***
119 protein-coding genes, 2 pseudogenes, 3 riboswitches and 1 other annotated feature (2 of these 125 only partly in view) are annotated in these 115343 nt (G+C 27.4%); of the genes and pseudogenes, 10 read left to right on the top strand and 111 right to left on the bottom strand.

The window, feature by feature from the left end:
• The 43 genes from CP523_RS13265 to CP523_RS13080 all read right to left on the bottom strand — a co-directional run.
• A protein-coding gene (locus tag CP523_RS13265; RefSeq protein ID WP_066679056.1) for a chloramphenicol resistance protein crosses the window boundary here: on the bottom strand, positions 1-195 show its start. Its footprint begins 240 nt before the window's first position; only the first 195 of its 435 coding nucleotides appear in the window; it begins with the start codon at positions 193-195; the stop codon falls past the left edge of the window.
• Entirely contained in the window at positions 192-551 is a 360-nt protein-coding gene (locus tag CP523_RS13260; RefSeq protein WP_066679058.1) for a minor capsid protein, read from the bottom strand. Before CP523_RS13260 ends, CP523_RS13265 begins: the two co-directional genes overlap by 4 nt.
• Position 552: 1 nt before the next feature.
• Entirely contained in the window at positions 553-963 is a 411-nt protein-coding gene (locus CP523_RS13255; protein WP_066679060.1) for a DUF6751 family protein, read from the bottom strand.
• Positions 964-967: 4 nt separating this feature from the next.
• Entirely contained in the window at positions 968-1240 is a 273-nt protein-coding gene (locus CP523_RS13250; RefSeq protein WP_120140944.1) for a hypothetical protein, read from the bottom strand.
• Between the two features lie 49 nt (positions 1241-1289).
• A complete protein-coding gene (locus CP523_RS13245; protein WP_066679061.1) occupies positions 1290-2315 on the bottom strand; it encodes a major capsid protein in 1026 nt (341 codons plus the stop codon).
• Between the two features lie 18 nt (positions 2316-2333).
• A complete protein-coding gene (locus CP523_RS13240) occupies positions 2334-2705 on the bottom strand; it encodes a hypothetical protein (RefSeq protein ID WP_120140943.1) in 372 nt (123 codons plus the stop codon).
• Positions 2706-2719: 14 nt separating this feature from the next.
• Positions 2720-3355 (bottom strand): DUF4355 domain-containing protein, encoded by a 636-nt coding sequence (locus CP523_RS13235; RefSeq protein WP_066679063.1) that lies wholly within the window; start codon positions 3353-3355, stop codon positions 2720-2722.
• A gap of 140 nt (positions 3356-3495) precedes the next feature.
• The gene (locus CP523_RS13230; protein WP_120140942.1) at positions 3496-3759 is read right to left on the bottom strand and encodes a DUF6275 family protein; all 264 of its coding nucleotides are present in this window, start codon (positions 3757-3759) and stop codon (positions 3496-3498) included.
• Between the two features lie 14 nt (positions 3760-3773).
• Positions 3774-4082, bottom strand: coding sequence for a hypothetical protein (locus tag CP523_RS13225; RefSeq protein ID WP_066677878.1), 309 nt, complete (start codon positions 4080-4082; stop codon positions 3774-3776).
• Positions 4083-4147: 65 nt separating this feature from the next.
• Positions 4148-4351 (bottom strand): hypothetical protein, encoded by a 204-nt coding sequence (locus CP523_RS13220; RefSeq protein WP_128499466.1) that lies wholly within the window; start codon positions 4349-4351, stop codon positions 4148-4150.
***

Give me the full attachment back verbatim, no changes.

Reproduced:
119 protein-coding genes, 2 pseudogenes, 3 riboswitches and 1 other annotated feature (2 of these 125 only partly in view) are annotated in these 115343 nt (G+C 27.4%); of the genes and pseudogenes, 10 read left to right on the top strand and 111 right to left on the bottom strand.

The window, feature by feature from the left end:
• The 43 genes from CP523_RS13265 to CP523_RS13080 all read right to left on the bottom strand — a co-directional run.
• A protein-coding gene (locus tag CP523_RS13265; RefSeq protein ID WP_066679056.1) for a chloramphenicol resistance protein crosses the window boundary here: on the bottom strand, positions 1-195 show its start. Its footprint begins 240 nt before the window's first position; only the first 195 of its 435 coding nucleotides appear in the window; it begins with the start codon at positions 193-195; the stop codon falls past the left edge of the window.
• Entirely contained in the window at positions 192-551 is a 360-nt protein-coding gene (locus tag CP523_RS13260; RefSeq protein WP_066679058.1) for a minor capsid protein, read from the bottom strand. Before CP523_RS13260 ends, CP523_RS13265 begins: the two co-directional genes overlap by 4 nt.
• Position 552: 1 nt before the next feature.
• Entirely contained in the window at positions 553-963 is a 411-nt protein-coding gene (locus CP523_RS13255; protein WP_066679060.1) for a DUF6751 family protein, read from the bottom strand.
• Positions 964-967: 4 nt separating this feature from the next.
• Entirely contained in the window at positions 968-1240 is a 273-nt protein-coding gene (locus CP523_RS13250; RefSeq protein WP_120140944.1) for a hypothetical protein, read from the bottom strand.
• Between the two features lie 49 nt (positions 1241-1289).
• A complete protein-coding gene (locus CP523_RS13245; protein WP_066679061.1) occupies positions 1290-2315 on the bottom strand; it encodes a major capsid protein in 1026 nt (341 codons plus the stop codon).
• Between the two features lie 18 nt (positions 2316-2333).
• A complete protein-coding gene (locus CP523_RS13240) occupies positions 2334-2705 on the bottom strand; it encodes a hypothetical protein (RefSeq protein ID WP_120140943.1) in 372 nt (123 codons plus the stop codon).
• Positions 2706-2719: 14 nt separating this feature from the next.
• Positions 2720-3355 (bottom strand): DUF4355 domain-containing protein, encoded by a 636-nt coding sequence (locus CP523_RS13235; RefSeq protein WP_066679063.1) that lies wholly within the window; start codon positions 3353-3355, stop codon positions 2720-2722.
• A gap of 140 nt (positions 3356-3495) precedes the next feature.
• The gene (locus CP523_RS13230; protein WP_120140942.1) at positions 3496-3759 is read right to left on the bottom strand and encodes a DUF6275 family protein; all 264 of its coding nucleotides are present in this window, start codon (positions 3757-3759) and stop codon (positions 3496-3498) included.
• Between the two features lie 14 nt (positions 3760-3773).
• Positions 3774-4082, bottom strand: coding sequence for a hypothetical protein (locus tag CP523_RS13225; RefSeq protein ID WP_066677878.1), 309 nt, complete (start codon positions 4080-4082; stop codon positions 3774-3776).
• Positions 4083-4147: 65 nt separating this feature from the next.
• Positions 4148-4351 (bottom strand): hypothetical protein, encoded by a 204-nt coding sequence (locus CP523_RS13220; RefSeq protein WP_128499466.1) that lies wholly within the window; start codon positions 4349-4351, stop codon positions 4148-4150.